Once figured out, the caching mechanics are very effective in practice. Fetching new data from the server is swift, and all subsequent requests load almost instantly from the cache. This leads to a responsive front-end performance when navigating through your app.

Data mutations with Server Actions

Now we know how to fetch and cache data. But how do we handle data mutations, like adding an item to the shopping cart? User interactions often trigger these mutations and require us to use a Client Component to render variant selectors and an "add to cart" button. But we aim to manage API interactions server-side. To accomplish this from a Client Component, we can use Server Actions.

Server Actions are asynchronous functions executed on the server. They can manage form submissions and data mutations in Client Components. Under the hood they trigger a POST request to the Next.js server. The actions can be used like any other function in your project, making them convenient to work with.

In the new Starter, we use the Medusa JS client through Server Actions to interact with the Medusa server. This replaces many client-side data mutation hooks from the medusa-react package used in previous versions.

Implementing “add to cart” - before and after

Let’s take the “add to cart” action and compare how to implement it in both the old and the new version.

Code snippets 1

First of all, we no longer have to wrap our root layout in Context Providers to give its children access to data and actions. In the new setup, we can keep the root layout simple and server-rendered.

Code snippets 2

Instead of defining the addToCart function in the ProductProvider, we’d now export it from an actions.ts file. There’s two significant differences here you should note:

  1. The “use server” keyword at top of the file. This tells Next.js to execute this function on the server, even if its called from a client component.
  2. The revalidateTag function call on line 15. This ensures that cart cache is revalidated and all components using cart data will fetch the latest data: the cart with the newly added item in it.

Code snippets 3

Now we can import and use the addToCart function like any other function in a client component. Notice the "use client" keyword on top of the file. This tells Next.js this should be a client component. The product variant is fetched in its parent Server Component, and passed down as a prop. All data fetching and mutating is handled by the server.

Server vs Client components

React Server Components allow you to build UIs that can be rendered on the server. Server components have a couple of benefits. Most notably, they have access to server-side data fetching. This can enhance performance by decreasing data fetching time and reducing the number of client requests. It also means you don’t have to expose API keys in the browser or worry about CORS. They can also be pre-rendered or cached on the server. This means the client gets served the rendered HTML and doesn’t need to download, parse and execute the JavaScript needed to render the page.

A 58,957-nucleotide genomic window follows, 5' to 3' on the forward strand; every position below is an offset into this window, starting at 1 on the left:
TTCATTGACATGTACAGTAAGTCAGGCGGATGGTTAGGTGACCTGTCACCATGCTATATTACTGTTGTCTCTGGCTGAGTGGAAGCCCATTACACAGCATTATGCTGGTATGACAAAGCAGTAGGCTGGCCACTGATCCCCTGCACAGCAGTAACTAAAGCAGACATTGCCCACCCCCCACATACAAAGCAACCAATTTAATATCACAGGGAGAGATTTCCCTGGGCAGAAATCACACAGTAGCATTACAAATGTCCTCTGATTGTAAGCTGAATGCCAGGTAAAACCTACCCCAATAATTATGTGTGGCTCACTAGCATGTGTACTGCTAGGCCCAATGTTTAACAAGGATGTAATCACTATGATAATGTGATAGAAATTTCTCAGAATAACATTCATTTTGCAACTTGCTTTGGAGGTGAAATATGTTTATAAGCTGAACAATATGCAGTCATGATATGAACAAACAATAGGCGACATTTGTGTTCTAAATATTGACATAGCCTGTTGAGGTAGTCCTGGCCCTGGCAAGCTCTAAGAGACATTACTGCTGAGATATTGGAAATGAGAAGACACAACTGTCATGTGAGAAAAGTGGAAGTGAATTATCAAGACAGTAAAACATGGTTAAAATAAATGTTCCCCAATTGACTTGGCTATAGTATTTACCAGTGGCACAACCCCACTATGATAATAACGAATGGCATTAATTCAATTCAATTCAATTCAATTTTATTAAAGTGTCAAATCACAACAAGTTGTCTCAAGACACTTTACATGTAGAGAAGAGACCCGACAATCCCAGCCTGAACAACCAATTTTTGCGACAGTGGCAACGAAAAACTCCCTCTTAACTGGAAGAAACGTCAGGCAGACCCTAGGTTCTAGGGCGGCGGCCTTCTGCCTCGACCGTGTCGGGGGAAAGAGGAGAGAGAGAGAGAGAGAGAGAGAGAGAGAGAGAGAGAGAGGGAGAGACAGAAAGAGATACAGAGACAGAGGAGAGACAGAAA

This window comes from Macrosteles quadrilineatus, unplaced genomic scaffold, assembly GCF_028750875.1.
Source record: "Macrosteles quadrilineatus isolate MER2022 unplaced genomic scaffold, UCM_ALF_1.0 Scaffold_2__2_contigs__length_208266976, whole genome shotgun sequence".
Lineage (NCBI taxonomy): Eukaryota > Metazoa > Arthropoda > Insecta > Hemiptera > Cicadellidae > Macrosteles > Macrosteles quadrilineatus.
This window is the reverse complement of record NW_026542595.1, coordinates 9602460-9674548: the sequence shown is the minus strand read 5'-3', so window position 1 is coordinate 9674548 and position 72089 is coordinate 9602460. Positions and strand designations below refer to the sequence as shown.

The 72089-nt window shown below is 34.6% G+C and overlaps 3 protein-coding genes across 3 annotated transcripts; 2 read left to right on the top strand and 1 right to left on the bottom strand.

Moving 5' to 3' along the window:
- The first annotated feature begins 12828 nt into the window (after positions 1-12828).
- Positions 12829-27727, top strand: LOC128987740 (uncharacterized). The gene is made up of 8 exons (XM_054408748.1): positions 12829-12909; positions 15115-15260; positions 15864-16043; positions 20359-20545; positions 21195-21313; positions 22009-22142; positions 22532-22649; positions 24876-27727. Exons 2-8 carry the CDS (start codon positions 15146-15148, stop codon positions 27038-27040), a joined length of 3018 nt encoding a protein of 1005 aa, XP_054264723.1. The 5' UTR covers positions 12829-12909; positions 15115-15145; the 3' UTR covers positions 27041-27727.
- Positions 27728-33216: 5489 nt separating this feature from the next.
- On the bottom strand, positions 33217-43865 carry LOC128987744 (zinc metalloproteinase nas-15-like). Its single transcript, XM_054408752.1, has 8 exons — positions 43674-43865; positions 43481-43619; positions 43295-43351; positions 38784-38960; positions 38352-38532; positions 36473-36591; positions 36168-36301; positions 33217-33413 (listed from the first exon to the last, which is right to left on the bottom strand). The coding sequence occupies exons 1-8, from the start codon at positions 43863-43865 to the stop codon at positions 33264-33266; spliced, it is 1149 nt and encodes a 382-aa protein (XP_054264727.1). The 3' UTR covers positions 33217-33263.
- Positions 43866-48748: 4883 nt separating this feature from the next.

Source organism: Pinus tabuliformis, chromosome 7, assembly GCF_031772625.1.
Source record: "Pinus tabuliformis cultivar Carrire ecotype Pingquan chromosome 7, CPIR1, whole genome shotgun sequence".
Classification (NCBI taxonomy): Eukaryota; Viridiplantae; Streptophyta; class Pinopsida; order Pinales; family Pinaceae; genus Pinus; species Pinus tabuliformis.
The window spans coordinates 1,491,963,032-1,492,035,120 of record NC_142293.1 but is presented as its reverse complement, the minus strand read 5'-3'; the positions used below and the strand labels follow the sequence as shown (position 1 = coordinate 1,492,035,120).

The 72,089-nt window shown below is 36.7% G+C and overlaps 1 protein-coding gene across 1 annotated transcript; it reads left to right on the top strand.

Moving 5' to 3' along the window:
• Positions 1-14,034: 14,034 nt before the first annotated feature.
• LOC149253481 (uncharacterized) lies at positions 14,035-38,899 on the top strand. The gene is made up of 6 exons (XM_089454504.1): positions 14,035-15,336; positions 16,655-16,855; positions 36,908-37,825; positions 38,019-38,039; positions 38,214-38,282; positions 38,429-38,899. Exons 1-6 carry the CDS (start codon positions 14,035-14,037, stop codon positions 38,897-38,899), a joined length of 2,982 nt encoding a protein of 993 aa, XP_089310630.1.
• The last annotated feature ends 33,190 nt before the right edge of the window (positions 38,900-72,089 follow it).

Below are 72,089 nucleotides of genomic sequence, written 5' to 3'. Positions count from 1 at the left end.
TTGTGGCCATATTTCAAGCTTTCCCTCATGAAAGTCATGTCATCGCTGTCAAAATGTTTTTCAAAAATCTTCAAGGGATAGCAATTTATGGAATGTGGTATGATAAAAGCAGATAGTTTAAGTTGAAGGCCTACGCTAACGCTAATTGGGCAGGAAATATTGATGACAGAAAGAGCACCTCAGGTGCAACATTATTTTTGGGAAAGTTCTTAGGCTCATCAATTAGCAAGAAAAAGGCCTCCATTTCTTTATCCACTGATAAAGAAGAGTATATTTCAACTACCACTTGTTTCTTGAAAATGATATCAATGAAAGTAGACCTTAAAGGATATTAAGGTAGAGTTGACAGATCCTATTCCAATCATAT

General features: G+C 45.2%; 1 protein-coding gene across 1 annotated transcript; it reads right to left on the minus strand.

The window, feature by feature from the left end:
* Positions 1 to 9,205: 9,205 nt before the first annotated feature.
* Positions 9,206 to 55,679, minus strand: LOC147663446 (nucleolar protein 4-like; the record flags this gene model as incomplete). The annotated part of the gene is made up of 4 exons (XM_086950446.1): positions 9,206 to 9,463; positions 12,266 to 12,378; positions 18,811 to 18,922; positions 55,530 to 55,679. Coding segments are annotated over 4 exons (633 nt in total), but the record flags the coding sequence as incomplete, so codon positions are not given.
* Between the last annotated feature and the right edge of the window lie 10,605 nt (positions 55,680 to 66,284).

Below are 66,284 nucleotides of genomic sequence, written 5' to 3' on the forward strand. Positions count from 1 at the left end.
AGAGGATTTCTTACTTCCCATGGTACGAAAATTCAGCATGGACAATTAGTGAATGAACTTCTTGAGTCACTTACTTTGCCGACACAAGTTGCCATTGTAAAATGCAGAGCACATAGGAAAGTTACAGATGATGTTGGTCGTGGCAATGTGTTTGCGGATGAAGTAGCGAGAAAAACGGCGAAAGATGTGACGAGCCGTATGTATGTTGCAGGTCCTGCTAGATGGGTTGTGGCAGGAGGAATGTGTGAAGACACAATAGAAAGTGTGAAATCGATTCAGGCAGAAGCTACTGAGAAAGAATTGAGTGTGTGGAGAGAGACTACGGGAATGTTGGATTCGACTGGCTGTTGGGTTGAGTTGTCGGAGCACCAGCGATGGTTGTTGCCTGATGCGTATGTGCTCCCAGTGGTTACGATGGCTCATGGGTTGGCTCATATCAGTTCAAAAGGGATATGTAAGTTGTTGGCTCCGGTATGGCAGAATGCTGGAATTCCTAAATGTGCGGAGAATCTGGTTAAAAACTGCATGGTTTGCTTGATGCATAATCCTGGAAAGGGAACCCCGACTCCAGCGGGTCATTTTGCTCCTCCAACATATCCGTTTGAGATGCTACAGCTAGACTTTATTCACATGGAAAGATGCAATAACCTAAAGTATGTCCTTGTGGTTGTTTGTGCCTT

Server-client diagram

So when should you use a Server Component? As a rule of thumb, any component can be a Server Component, unless it needs client-side interactivity. If you need access to React hooks like useState or useEffect, or want to attach an onClick event handler to a button, you need to use a Client Component.

Client Components can be children of Server Components, meaning you can use a Server Component to fetch data server-side, and pass it down as a prop to the Client Component.

Let’s have a look at the product page to see the component structure:


All components marked in red, including the page itself, are Server Components. There are two exceptions: the product actions and the cart button/modal on the top right. These require client-side interactivity and event handlers. Since they are both rendered within Server Components, we can fetch cart and product data on the server and pass it down as a prop.

Static pre-rendering

Looking at the product page above, we can identify some parts of the page that use static data. The product title, description and images are all available when we build the app, and don’t change. They won’t change based on user behaviour and the general change frequency isn’t high. This means we can pre-render these parts of the page at build time as static HTML. This will improve page loading times.